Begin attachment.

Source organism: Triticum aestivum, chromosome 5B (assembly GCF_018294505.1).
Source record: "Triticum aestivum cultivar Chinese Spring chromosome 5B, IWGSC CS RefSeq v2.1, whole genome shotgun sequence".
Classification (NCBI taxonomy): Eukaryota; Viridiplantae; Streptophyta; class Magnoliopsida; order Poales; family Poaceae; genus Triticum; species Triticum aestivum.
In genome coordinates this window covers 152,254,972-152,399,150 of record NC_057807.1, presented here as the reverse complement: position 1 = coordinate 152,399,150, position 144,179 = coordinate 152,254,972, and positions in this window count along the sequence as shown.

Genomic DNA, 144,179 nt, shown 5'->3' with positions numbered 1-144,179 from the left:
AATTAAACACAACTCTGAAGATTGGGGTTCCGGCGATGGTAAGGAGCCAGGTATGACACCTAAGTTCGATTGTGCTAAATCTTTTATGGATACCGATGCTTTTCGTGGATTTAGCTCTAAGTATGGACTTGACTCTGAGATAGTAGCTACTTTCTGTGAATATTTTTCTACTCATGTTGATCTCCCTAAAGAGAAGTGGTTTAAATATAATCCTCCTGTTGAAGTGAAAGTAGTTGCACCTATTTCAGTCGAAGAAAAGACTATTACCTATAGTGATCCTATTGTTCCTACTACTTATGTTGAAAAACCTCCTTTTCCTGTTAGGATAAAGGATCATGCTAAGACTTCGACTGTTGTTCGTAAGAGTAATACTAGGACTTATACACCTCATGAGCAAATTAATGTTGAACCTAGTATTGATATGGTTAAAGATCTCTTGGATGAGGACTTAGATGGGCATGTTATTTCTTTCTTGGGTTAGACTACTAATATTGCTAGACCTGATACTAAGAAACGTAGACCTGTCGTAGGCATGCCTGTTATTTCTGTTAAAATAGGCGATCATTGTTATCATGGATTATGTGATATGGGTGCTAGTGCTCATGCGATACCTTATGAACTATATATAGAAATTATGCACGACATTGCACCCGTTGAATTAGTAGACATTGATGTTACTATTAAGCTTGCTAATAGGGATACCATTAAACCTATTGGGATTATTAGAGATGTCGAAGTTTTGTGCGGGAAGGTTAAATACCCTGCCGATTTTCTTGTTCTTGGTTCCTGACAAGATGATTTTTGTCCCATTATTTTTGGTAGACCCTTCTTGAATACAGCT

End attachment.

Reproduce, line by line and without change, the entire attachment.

Source organism: Triticum aestivum, chromosome 5B (assembly GCF_018294505.1).
Source record: "Triticum aestivum cultivar Chinese Spring chromosome 5B, IWGSC CS RefSeq v2.1, whole genome shotgun sequence".
Classification (NCBI taxonomy): Eukaryota; Viridiplantae; Streptophyta; class Magnoliopsida; order Poales; family Poaceae; genus Triticum; species Triticum aestivum.
In genome coordinates this window covers 152,254,972-152,399,150 of record NC_057807.1, presented here as the reverse complement: position 1 = coordinate 152,399,150, position 144,179 = coordinate 152,254,972, and positions in this window count along the sequence as shown.

Genomic DNA, 144,179 nt, shown 5'->3' with positions numbered 1-144,179 from the left:
AATTAAACACAACTCTGAAGATTGGGGTTCCGGCGATGGTAAGGAGCCAGGTATGACACCTAAGTTCGATTGTGCTAAATCTTTTATGGATACCGATGCTTTTCGTGGATTTAGCTCTAAGTATGGACTTGACTCTGAGATAGTAGCTACTTTCTGTGAATATTTTTCTACTCATGTTGATCTCCCTAAAGAGAAGTGGTTTAAATATAATCCTCCTGTTGAAGTGAAAGTAGTTGCACCTATTTCAGTCGAAGAAAAGACTATTACCTATAGTGATCCTATTGTTCCTACTACTTATGTTGAAAAACCTCCTTTTCCTGTTAGGATAAAGGATCATGCTAAGACTTCGACTGTTGTTCGTAAGAGTAATACTAGGACTTATACACCTCATGAGCAAATTAATGTTGAACCTAGTATTGATATGGTTAAAGATCTCTTGGATGAGGACTTAGATGGGCATGTTATTTCTTTCTTGGGTTAGACTACTAATATTGCTAGACCTGATACTAAGAAACGTAGACCTGTCGTAGGCATGCCTGTTATTTCTGTTAAAATAGGCGATCATTGTTATCATGGATTATGTGATATGGGTGCTAGTGCTCATGCGATACCTTATGAACTATATATAGAAATTATGCACGACATTGCACCCGTTGAATTAGTAGACATTGATGTTACTATTAAGCTTGCTAATAGGGATACCATTAAACCTATTGGGATTATTAGAGATGTCGAAGTTTTGTGCGGGAAGGTTAAATACCCTGCCGATTTTCTTGTTCTTGGTTCCTGACAAGATGATTTTTGTCCCATTATTTTTGGTAGACCCTTCTTGAATACAGCT